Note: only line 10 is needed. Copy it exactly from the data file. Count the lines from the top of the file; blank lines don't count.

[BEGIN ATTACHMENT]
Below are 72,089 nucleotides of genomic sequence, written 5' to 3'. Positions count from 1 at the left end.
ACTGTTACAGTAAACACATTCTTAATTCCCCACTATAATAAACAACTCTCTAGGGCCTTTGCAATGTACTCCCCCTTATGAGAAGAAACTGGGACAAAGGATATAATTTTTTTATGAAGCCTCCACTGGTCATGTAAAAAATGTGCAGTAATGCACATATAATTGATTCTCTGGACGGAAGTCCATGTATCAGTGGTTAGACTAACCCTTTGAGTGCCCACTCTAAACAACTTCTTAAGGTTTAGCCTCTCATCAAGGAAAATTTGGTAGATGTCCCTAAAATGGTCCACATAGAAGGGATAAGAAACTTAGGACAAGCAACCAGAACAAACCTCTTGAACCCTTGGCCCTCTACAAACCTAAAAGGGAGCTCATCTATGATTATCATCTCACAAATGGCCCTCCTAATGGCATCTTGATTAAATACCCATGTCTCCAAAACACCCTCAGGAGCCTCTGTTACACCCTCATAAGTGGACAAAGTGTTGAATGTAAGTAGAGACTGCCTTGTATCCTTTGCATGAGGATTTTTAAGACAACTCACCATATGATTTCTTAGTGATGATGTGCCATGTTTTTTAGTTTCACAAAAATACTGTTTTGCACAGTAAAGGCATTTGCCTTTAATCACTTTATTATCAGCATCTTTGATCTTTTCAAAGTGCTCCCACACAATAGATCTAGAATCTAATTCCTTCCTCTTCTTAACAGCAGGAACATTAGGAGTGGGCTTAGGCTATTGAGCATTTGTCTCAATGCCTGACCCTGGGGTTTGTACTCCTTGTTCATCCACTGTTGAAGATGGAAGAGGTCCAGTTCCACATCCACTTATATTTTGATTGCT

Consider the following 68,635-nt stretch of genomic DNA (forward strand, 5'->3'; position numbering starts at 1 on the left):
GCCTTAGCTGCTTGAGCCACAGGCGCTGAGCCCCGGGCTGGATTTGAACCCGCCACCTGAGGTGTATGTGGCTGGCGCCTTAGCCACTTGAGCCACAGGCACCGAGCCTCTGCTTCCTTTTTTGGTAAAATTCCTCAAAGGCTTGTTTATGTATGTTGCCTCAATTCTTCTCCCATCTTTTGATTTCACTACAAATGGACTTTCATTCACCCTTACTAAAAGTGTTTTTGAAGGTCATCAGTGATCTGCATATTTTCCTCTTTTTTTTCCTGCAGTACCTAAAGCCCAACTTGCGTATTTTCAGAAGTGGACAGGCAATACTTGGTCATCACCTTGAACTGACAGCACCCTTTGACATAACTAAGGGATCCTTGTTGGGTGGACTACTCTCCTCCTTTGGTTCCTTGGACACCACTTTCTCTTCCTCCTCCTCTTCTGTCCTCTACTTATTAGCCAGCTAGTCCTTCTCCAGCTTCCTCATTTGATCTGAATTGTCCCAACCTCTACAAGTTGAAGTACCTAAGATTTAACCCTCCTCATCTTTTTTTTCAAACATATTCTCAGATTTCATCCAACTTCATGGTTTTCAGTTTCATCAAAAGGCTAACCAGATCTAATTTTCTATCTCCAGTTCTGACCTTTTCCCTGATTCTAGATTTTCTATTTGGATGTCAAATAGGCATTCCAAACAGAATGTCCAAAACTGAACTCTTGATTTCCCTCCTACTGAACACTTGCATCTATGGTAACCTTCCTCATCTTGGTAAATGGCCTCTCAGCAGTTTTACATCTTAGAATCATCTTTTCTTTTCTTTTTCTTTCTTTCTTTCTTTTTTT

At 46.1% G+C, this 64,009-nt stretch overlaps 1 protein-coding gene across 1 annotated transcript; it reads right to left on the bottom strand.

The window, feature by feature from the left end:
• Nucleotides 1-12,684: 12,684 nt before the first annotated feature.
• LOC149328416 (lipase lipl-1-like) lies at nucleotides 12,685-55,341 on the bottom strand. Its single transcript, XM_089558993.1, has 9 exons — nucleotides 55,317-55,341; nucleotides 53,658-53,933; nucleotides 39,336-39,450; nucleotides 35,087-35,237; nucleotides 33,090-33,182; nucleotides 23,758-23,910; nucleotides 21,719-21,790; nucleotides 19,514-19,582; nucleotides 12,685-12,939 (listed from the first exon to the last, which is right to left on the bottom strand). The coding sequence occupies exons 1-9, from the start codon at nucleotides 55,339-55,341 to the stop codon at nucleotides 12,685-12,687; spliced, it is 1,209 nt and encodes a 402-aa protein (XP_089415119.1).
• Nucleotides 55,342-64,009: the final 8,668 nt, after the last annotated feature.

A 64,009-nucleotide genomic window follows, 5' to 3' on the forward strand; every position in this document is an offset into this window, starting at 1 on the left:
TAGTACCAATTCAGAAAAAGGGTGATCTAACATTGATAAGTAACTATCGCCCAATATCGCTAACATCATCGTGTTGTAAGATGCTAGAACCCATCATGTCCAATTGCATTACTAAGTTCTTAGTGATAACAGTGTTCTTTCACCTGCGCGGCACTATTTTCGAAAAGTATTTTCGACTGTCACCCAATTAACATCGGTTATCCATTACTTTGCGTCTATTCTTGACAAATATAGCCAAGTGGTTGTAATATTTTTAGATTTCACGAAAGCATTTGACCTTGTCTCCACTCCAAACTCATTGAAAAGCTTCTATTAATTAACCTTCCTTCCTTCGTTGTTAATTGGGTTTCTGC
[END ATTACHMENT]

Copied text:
A 64,009-nucleotide genomic window follows, 5' to 3' on the forward strand; every position in this document is an offset into this window, starting at 1 on the left: